Identity is hard, and it’s getting even more complex with Google’s recent announcement that it plans to end support for third-party cookies in its Chrome browser within two years. This move will have the greatest impact on digital channels that rely on reach as a key benchmark for targeting audiences. New alternatives will need to be developed for advertisers to move forward without cookies. To gain a broader understanding of the overall situation and some of the future options being considered, read Acxiom’s POV.
In today’s ecosystem, identity doesn’t mean simply “matching” identifiers such as mobile IDs, browser IDs, connected TV IDs, multiple email addresses or location IDs. It requires a more holistic approach to bringing together a unified view of a real person and maintaining that view as information evolves over time. Three of the biggest identity challenges include:
The definition of identity changes across lines of business, types of business and technology platforms. How can you understand and adjust your identity solution according to each unique use case?
These gaps wreak havoc on the precision of a brand’s marketing messages and response. How do you gain insights to build relationships with your customers?
Sharing causes noise and sends conflicting signals. How do you resolve the information to consistently deliver great customer experiences?
To enhance identity capabilities, U.S. marketers invested nearly $900 million in 2019 on identity services and solutions (e.g. device graphs, data processing/management platforms, and services) – an amount that is expected to increase to more than $2.6 billion in 2022, according to a Winterberry Group report.
Given the size of the investment and the critical nature of identity in the marketing ecosystem, it is essential for an organization to first clearly assess the state of its own data and its requirements for an identity solution. Second, a set of consistent questions to evaluate identity providers must be established to truly understand the provider’s ability to solve for an organization’s most urgent identity needs.
Here are four key components to guide marketers when building an identity solution.
On average, 30 percent of a brand’s first-party identity-related data assets will become obsolete each year, according to Ascend2. Like going to the dentist for a cleaning, using hygiene services that cleanse, standardize and enhance consumer contact data (email addresses, phone numbers, names and postal addresses) every year is imperative. Low-quality data can often lead to a poor experience across touchpoints, which can frustrate and alienate even the most loyal customers. Identity can only be as good as the quality of data on which it relies, and accurate data is intrinsic to any successful engagement with customers.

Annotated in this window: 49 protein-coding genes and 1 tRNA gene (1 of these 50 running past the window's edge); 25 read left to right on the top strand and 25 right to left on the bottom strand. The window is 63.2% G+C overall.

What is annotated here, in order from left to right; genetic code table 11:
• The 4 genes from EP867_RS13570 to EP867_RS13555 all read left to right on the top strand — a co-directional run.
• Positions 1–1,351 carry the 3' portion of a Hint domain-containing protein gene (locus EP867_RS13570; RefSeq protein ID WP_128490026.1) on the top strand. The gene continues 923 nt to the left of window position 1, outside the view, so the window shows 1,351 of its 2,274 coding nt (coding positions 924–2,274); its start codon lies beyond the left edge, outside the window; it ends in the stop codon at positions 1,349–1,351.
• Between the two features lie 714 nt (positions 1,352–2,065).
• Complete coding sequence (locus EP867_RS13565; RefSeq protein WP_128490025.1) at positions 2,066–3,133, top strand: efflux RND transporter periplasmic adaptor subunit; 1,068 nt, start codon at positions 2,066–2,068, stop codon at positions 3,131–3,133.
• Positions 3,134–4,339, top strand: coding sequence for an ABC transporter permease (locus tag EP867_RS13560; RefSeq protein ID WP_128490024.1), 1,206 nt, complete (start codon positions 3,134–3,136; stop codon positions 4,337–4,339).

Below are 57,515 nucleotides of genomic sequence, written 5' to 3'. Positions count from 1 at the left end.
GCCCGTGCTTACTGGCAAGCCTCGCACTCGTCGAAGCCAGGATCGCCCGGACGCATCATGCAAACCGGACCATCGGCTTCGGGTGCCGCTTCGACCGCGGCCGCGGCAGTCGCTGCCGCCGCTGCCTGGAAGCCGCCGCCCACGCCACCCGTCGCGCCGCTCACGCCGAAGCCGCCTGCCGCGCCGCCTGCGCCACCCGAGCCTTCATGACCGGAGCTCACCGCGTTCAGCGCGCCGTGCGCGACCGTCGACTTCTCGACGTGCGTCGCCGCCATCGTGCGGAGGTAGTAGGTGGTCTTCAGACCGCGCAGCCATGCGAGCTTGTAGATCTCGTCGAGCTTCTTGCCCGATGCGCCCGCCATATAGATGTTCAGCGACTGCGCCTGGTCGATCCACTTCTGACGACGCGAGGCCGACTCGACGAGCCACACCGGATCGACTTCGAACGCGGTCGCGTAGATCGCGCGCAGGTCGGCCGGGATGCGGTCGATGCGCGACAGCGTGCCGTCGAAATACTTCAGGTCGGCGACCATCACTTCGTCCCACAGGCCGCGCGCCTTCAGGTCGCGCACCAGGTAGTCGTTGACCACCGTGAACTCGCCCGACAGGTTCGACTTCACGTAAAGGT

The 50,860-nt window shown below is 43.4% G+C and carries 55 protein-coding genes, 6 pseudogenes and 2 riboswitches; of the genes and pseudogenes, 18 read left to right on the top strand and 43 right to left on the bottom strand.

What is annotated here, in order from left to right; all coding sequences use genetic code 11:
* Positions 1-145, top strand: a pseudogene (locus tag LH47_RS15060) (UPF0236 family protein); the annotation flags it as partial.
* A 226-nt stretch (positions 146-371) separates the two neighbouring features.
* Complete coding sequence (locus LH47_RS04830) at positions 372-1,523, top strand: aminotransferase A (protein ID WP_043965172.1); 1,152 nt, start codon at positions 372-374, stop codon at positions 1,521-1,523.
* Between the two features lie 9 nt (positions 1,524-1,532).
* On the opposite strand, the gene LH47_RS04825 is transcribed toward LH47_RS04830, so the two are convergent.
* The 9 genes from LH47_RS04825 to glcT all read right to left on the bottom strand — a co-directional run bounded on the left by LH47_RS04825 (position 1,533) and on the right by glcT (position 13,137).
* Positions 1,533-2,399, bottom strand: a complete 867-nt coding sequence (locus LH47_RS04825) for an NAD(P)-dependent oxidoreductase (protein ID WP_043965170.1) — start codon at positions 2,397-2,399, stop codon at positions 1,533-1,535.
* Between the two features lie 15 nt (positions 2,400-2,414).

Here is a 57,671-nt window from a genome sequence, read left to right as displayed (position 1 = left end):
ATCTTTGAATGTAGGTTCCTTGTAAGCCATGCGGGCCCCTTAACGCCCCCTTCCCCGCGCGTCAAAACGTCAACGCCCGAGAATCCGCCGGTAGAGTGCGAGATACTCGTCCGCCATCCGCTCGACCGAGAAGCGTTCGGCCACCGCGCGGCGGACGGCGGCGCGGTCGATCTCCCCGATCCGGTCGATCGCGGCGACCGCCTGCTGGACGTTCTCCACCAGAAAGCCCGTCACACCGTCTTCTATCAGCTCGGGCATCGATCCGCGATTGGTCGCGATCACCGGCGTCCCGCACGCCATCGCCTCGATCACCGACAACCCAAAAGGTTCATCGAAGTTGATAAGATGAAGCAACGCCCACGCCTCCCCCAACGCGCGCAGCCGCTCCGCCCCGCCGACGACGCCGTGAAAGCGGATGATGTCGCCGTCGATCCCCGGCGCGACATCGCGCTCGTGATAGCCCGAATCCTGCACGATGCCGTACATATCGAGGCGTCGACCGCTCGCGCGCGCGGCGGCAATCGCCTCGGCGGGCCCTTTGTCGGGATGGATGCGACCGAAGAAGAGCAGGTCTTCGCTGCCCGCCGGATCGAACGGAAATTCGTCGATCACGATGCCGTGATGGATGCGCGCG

The quality of data is important, and the volume is important, as well. In today’s marketing ecosystem, visibility into consumers’ digital and online interactions is critical. First-party private enterprise graphs combine digital and offline first-party data with additional third-party insights to create a unified view of the consumer. Organizations can build a solution to maintain consumers’ identity across touchpoints, devices, channels and identity relationships to drive an optimal customer experience that’s tailored to the unique perspective of the brand.
Identity is an ongoing process — one that requires consistent oversight and optimization to maintain evolving customer profiles, enable true engagement with a brand and balance the competing factors of precision versus reach. Through a comprehensive identity management solution that strategically layers artificial intelligence and machine learning into their process, brands can master identity across their martech and ad tech ecosystems to deliver exceptional experiences for customers and prospects alike.
Ethically identifying and connecting with consumers is a top priority for global brands. To meet compliance requirements for consumer access and to build consumer trust, brands need assurance that consumers are who they say they are — separate from marketing activities. Prioritizing such capabilities is essential to meeting, and ideally exceeding, the requirements established by the recent California Consumer Privacy Act (CCPA) and other emerging consumer privacy regulations that give consumers control over their personal data.
Identity provides the backbone for creating a single customer view across channels, devices and touchpoints – and has become even more critical with the pending demise of third-party cookies. Before you begin planning your journey, get a full picture of the current state from Acxiom’s POV. Then let these four components provide a roadmap to building an enterprise identity solution that’s designed to meet the expectations of customers today and in the future.
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